...do and you might be lucky, and youmight be able to do that. So hold off. Don't make it emotional. Make itstrategic. That would be my advice on. I would have to say, Don't ever leave ajob if you don't have another one guaranteed. Because sometimes intoday's market, no matter what industry you're in, whether it's entertainment,finance, insurance, you name it. You gotta have at least some securitybefore you start jumping that fence. And, like you said before you jump thatfence, grass is not always going the other side. So for those of you thatwant to get into an entrepreneurial venture or if you want to change yourcareer, there's nothing wrong with a bit of homework on it. And there'snothing wrong with asking advice on those who have been there before youbecause I find experience is hard to buy. And if you could get thatexperience for free and someone's gonna will is willing to give you that Thatthat knowledge and that advice take it thinking for those who have been therebefore you. It reminds me my dear wife likeswatching the crown. I don't know Netflix the crown about the queen andand last night we watched it together and and the prince Ah, Prince Philip.He was in a law, a life law, not understanding his place in life. Andthen, at that time, the the asked Armstrong and then went to the moon,and he was just amazement, like how wonderful these guys must have itthinking of the other side of the fence. And then they invited them toBuckingham Palace. And he was like he had some questions and these guys wereMawr interested in his job. Then he was more interested in theirs, and theywere more interested in his and he's like it was such a disappointment. Hethought, you know, that these guys would have all of life and life'sanswers, and in the end, they were looking to him in the same way that hewas looking to them. So you're right. The idea of grass is always greener.And and take take account of what you have before.You're just jumping ship to something else. Yeah. You're trying to detach yourselffrom the emotionality surround. It's not. You have to become a robot,but you have to step back a bit and say, Okay, I can always leave. But what'sgonna happen next? I can always get another. Okay, Did this or that? I can alwayswork, but what do I really want to dio? And if you stay in the same sectoroften companies are the same. I did a lot of work so you can work at IBM, Apple, HewlettPackard. What doesn't matter? There There is a symmetry to them all therereally is or and work for, you know, CNN, MSNBC orwhatever it ISS. And there's a symmetry to that. So jumping ship doesn't alwaysmake sense. Uh, the tabloids, but in reality, you couldbe in for a pretty tough right. What about Ferris character? Andmaybe even in the podcast industry of what is a top character trait that isrequired or even in the music industry, Because I know that you guys, even someof the pictures you guys, you've met some people. You obviously have donesome research on a number of people. What is a character trait that is mostessential, or at least top one for you? I think you have to be personal andtreat. You got to treat these. Um, however, if they're famous, used to gotto treat like because if you treat your good friend, you know, treat them likea friend because the end of day there, like you and I, right, they gotfeelings, got emotions, get to know them. You know, it's nice to beawestruck, and so look, there's Mick Jagger or there's Bryan Adams. But theend of the day, if you approach them and say, Hey, make my wife and I reallylike your your last album, you did. You...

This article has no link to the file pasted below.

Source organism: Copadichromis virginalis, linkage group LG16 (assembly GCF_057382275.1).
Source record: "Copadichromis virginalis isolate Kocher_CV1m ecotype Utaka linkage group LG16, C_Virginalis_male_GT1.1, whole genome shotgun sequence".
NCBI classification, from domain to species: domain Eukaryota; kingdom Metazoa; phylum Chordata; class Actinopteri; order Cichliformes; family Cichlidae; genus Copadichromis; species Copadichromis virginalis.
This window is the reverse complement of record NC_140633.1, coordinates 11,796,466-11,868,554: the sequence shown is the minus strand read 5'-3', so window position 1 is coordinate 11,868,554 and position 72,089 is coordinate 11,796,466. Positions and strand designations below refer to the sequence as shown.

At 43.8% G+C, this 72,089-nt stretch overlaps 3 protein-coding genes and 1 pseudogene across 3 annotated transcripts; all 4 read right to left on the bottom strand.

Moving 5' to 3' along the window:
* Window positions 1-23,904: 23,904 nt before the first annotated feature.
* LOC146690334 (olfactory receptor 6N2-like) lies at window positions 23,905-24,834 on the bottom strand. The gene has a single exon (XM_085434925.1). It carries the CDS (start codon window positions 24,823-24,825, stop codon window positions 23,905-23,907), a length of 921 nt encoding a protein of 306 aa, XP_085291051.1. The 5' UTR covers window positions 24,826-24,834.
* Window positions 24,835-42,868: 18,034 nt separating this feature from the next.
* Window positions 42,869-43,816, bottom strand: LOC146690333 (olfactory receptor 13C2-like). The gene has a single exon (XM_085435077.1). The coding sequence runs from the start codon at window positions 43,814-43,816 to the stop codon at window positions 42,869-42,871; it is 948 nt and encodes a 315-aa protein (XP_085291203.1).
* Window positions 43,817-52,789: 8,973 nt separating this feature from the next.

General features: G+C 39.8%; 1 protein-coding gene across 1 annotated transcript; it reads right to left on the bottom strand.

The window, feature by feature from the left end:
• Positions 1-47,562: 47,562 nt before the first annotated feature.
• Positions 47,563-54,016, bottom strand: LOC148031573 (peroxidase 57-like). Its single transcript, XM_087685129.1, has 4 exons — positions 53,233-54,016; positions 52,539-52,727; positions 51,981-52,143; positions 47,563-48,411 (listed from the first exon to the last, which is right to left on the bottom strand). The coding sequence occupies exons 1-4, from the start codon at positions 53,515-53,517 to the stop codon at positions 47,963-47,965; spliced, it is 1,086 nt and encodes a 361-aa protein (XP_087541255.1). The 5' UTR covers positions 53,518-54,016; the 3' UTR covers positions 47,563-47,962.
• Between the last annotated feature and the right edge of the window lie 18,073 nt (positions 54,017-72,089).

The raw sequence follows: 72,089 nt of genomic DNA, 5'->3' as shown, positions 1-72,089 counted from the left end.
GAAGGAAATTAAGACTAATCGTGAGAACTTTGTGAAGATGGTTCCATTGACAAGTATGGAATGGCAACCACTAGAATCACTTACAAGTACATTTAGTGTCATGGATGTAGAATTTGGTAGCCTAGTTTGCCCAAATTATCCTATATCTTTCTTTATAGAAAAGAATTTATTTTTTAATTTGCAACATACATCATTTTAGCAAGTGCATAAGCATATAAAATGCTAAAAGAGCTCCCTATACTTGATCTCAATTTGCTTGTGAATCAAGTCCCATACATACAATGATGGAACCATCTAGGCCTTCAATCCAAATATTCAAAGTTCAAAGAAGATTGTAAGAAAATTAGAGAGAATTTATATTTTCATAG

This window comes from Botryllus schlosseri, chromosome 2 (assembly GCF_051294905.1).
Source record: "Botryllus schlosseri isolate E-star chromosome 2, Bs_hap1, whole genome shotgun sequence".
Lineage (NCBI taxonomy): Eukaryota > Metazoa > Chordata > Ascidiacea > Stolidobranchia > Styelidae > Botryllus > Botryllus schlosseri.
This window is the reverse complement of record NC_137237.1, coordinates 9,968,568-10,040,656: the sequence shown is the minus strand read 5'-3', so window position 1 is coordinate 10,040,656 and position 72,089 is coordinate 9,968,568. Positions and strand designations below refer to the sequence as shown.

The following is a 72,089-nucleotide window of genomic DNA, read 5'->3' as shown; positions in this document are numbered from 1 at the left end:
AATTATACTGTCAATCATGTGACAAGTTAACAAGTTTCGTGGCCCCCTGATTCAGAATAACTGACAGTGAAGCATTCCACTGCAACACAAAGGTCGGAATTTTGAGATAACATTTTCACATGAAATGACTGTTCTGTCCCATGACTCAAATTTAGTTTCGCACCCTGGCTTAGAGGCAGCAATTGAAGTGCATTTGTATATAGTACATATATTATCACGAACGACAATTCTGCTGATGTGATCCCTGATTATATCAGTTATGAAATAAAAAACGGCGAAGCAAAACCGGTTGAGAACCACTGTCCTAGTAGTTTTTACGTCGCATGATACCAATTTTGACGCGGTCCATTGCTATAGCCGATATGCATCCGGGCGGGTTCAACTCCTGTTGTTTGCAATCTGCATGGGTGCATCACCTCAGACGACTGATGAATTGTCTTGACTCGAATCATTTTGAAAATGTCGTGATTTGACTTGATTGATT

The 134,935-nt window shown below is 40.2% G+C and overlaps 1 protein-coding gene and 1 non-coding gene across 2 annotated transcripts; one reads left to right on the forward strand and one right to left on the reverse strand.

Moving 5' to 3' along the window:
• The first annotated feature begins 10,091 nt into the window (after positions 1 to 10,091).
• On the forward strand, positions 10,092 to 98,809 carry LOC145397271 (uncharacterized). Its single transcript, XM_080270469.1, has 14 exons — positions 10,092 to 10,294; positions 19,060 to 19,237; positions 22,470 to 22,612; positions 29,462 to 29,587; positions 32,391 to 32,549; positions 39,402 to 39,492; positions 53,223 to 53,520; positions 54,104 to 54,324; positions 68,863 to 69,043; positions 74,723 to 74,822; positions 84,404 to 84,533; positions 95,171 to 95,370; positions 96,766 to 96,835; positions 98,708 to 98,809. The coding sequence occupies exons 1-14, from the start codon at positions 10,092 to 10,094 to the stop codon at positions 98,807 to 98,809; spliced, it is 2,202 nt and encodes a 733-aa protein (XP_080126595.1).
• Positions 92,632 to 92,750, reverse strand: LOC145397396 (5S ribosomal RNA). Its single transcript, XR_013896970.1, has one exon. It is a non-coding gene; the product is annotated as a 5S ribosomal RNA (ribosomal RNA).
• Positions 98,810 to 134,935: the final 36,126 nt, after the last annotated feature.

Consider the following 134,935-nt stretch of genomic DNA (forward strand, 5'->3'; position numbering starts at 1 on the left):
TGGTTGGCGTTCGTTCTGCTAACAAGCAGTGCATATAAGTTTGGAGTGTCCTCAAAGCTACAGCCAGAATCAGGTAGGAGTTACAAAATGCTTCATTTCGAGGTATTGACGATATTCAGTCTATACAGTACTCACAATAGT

...know, I see you're still in shape andyou start opening up the door with, you know, small talk. I think beingpersonal being yourself, Um, that's that's one thing I've always wanted totell people that I always wanna be the same guy that you see me a today is thesame guy. You'll see me two weeks from now when we when we talk again, right?That's what I was gonna be personal people, and I think for the podcasttrying to meet people If you be personal and be yourself and no, don'ttreat them as if it's their their rock star. I think if you treat them like ahuman being, you're going to get a little bit more of a better reactionwhere they might sit down and talk to you on. As for the podcast, the bestadvice for people that want to do it, I always think, is clarity andenunciation is really important when you speak unfortunate that I wasblessed with a loud voice that I could stand 10 ft from the other room torecord and you'll still hear me, I wondered you mentioned Don Don and withHoward Stern. I wonder if people would have thought so badly about him ifHoward Stern didn't crank it up first. Because I wasn't. Maybe I wasn't in thecircles, but just what was it private parts so on and where how were justsaying how bad I'm is Waas the the idea that I wonder in the character andgiving people a chance and understanding who they really are.Maybe he wasn't a nice guy. I'm not sure. But if if someone else doesn't,if you're not looking at the picture of someone else portrays, give someone achance and see what character traits that they actually have. What about you,Doctor? Mhm. Mhm Question was what again, character?Maybe in the music world, in the podcasting world, what character traitdo you find is essential, if not just important? Well, I would say you have to have acertain amount of resilience and that you've gotta work hard in the beginning,especially for nothing monetary. Reward it all. And you just have to You have to beyour own boss. I think a lot to life, you know, punching the clock,so to speak. They have a boss and they have memos, etcetera, etcetera. Whenyou you know, when you do these podcasts, you're an entrepreneur.Stores are the role home boss. They have their own bankagain for podcasting. A certain entrepreneurial flair will help you revoked mhm 23 businesses and eso. I've beenthrough that and it's a lot of work on the front end and then eases off alittle bit. So that's one in terms of this podcast. I'm grateful that it'sabout music. It's about something that I like and that I followed since I wasa little boy. When you have that kind of in a passion behind you, it doesn'tmake it work. It makes it a hobby. So that's the way I think of what we do.It's not Bobby E. I love showing up. Yeah, it'sinteresting how, regardless, if you make money or not, people might tag itas a hobby. But it's something you know they don't They don't tag charity rightas a hobby when you're not getting any money out of it or something. And I'mnot saying that you guys are not getting money, But it's quick to say mydear wife, sometimes, like, how much time are you spending? I really, reallylove doing it. Please back off a bit and I had a question that I mentionedup in the introduction about you guys...